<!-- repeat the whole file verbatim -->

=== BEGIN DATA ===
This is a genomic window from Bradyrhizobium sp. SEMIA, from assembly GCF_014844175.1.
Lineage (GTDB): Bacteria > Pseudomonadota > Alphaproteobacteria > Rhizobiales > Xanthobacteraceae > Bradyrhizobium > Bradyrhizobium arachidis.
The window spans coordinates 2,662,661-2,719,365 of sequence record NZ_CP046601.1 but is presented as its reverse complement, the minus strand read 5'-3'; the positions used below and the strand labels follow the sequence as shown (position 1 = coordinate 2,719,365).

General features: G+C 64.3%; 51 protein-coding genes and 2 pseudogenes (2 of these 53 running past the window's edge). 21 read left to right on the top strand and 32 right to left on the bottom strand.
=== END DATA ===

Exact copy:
This is a genomic window from Bradyrhizobium sp. SEMIA, from assembly GCF_014844175.1.
Lineage (GTDB): Bacteria > Pseudomonadota > Alphaproteobacteria > Rhizobiales > Xanthobacteraceae > Bradyrhizobium > Bradyrhizobium arachidis.
The window spans coordinates 2,662,661-2,719,365 of sequence record NZ_CP046601.1 but is presented as its reverse complement, the minus strand read 5'-3'; the positions used below and the strand labels follow the sequence as shown (position 1 = coordinate 2,719,365).

General features: G+C 64.3%; 51 protein-coding genes and 2 pseudogenes (2 of these 53 running past the window's edge). 21 read left to right on the top strand and 32 right to left on the bottom strand.